What to Expect in a Divorce
November 11, 2012

DivorceWhat to Expect in a Divorce is a complicated and difficult area of practice. Most individuals have no idea what to expect in a divorce. In this blog post, we explain what you can expect should it become necessary for you to seek a divorce.

Getting Started

Under Pennsylvania divorce law, you or your spouse must have lived in Pennsylvania for at least six months prior to filing a divorce complaint. The complaint should be filed in the Court of Common Pleas in the county where you or your spouse lives.

No-Fault or Uncontested Divorce

If you and your spouse agree to proceed with a divorce, you can obtain an uncontested divorce by mutual consent. If you share property, debts or have children together, you will need to reach a mutually acceptable marital settlement agreement that outlines the rights and responsibilities of each party. An uncontested divorce is faster and allows the parties to avoid going to court. If you and your spouse are not in total agreement on the issues surrounding your divorce but believe it is possible that you could come to an agreement, you may want to look into an alternative method of dispute resolution, the Collaborative Law option.

Collaborative Law at Daley Zucker

Daley Zucker recognizes the importance of alternative methods of dispute resolution, which is why we offer the Collaborative Law option to our clients facing separation and divorce. Collaborative Law is a dispute resolution practice that allows spouses to resolve their divorce issues by negotiating a mutually acceptable settlement. It is often a less expensive and more amicable way to obtain a divorce.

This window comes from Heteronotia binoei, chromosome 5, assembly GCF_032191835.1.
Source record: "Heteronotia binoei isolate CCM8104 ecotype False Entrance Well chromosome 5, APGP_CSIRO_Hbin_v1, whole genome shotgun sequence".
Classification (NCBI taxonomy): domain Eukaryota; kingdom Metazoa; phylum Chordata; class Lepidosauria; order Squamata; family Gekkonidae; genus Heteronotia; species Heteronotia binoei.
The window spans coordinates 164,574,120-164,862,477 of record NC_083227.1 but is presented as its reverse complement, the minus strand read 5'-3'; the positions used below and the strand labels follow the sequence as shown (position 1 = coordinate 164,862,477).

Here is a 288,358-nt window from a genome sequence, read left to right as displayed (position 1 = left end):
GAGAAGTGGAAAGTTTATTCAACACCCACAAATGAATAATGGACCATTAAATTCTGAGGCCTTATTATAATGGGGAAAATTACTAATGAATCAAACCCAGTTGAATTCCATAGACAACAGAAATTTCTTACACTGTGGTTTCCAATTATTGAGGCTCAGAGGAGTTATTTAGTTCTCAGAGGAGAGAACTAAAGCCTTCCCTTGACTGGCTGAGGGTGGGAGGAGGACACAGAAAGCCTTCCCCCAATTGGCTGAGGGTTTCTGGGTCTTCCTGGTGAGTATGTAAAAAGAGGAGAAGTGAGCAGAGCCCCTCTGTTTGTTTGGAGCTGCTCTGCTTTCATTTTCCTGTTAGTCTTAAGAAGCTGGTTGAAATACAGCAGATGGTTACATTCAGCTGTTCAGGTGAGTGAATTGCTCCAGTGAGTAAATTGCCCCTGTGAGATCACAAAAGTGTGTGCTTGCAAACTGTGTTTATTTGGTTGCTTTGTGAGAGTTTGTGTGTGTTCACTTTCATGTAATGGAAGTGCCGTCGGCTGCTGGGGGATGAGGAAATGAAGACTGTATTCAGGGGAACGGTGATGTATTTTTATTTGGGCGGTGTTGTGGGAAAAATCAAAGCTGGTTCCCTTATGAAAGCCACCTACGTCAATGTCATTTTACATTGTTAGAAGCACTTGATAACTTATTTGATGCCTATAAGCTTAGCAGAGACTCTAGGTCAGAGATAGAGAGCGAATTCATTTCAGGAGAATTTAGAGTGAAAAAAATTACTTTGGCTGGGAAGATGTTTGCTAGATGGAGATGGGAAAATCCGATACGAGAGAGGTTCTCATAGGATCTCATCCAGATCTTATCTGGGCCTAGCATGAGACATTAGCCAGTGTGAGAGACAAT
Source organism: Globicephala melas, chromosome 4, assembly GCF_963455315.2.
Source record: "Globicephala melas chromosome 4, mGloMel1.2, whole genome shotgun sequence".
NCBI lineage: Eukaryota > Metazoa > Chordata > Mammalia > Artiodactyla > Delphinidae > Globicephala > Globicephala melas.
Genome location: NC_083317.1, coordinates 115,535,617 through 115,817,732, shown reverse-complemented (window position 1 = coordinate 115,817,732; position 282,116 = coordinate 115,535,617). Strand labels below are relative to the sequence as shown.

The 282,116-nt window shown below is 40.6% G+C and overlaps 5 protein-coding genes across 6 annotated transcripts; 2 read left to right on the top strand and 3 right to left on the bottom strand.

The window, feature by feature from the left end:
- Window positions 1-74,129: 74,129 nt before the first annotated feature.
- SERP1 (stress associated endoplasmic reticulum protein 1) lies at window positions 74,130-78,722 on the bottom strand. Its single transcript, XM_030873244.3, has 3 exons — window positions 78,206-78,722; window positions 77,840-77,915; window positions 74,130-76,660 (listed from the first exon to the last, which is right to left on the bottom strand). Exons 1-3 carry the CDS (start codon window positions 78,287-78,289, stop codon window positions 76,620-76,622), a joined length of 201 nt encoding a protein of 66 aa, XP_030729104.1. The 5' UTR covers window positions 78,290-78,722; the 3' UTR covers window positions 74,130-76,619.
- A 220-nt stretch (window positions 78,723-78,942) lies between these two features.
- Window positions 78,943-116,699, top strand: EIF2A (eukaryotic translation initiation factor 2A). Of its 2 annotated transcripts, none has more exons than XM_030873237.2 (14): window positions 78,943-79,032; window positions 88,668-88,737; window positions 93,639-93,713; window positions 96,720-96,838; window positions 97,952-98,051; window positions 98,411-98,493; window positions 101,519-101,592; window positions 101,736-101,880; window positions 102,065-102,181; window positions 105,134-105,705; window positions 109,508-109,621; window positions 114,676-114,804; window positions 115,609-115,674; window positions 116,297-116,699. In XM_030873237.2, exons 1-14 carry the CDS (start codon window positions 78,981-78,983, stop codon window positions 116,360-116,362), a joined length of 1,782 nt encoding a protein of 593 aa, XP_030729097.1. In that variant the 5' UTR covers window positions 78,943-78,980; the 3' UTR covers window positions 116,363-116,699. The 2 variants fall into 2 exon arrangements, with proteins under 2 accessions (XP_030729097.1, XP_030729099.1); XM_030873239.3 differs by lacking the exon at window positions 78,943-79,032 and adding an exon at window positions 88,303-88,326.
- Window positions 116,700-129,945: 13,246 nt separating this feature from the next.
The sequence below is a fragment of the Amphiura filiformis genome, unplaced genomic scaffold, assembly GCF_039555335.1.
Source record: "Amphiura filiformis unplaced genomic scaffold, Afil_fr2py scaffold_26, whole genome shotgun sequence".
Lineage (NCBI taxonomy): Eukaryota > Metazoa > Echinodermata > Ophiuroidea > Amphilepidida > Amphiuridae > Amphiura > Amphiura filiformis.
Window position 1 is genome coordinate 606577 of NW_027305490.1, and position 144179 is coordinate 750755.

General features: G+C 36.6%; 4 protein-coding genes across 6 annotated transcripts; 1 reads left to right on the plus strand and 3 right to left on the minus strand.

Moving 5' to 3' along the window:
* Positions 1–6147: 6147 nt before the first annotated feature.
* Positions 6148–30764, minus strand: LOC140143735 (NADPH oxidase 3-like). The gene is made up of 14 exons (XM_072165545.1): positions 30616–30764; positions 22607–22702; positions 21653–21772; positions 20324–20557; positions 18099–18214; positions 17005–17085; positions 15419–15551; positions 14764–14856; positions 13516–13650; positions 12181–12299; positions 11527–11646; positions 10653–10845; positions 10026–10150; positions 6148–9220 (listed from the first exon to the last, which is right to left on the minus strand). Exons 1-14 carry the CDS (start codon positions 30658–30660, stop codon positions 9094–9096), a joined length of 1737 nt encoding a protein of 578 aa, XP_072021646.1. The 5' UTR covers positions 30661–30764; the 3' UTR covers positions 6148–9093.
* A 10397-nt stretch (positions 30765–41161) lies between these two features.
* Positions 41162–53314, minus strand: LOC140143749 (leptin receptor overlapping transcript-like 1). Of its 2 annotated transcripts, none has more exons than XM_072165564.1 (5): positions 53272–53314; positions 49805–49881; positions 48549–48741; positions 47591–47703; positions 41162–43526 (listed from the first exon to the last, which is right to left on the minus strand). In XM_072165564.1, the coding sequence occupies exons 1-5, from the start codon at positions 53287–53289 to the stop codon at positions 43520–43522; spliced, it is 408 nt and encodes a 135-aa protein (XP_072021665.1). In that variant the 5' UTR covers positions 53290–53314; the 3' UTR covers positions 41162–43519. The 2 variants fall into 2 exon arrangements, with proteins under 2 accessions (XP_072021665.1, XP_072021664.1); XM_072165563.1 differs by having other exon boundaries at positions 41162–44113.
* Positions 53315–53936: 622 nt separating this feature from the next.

No-Fault but Contested Divorce

If your spouse does not agree to a divorce, you may still obtain a no-fault divorce if you have been living separate and apart for a period of at least two years, the marriage is irretrievably broken and either (1) your spouse does not deny your allegations, or (2) the court determines that you have lived separate and apart for two years and the marriage is irretrievably broken. However, if any issues in the divorce, such as custody, support or division of property are not agreed upon, these issues will have to be resolved by court order.

Fault or Contested Divorce

Fault divorces require a court hearing and evidence. There are seven grounds for a fault divorce in Pennsylvania:

  • Willful and malicious desertion and absence from the marital home, without a reasonable cause, for the period of one (1) or more years.
  • Adultery
  • Extreme cruelty, including any physical or mental cruelty that endangers your safety or health, or which makes continued living together improper or unreasonable.
  • Knowingly entering a bigamous marriage while a former marriage still exists.
  • Sentenced to imprisonment for a term of two (2) years upon conviction of having committed a crime.
  • Imposed such indignities on the innocent spouse as to render that spouse’s condition intolerable and life burdensome.
  • Insanity or serious mental disorder which has resulted in confinement in a mental institution for at least eighteen (18) months immediately before the filing of the complaint, and where there is no reasonable prospect that the spouse will be discharged from inpatient care during the 18 months subsequent to the commencement of the action.

Contact DZMM for Help with your Harrisburg Divorce

Regardless of whether your divorce is amicable, contested, or somewhere in between, the attorneys at Daley Zucker will meet with you, explore all of your options, and do everything necessary to protect your interests and help you get through the process. If you are in central Pennsylvania and require a divorce, please contact us at 717-724-9821 to learn how our attorneys can help you.

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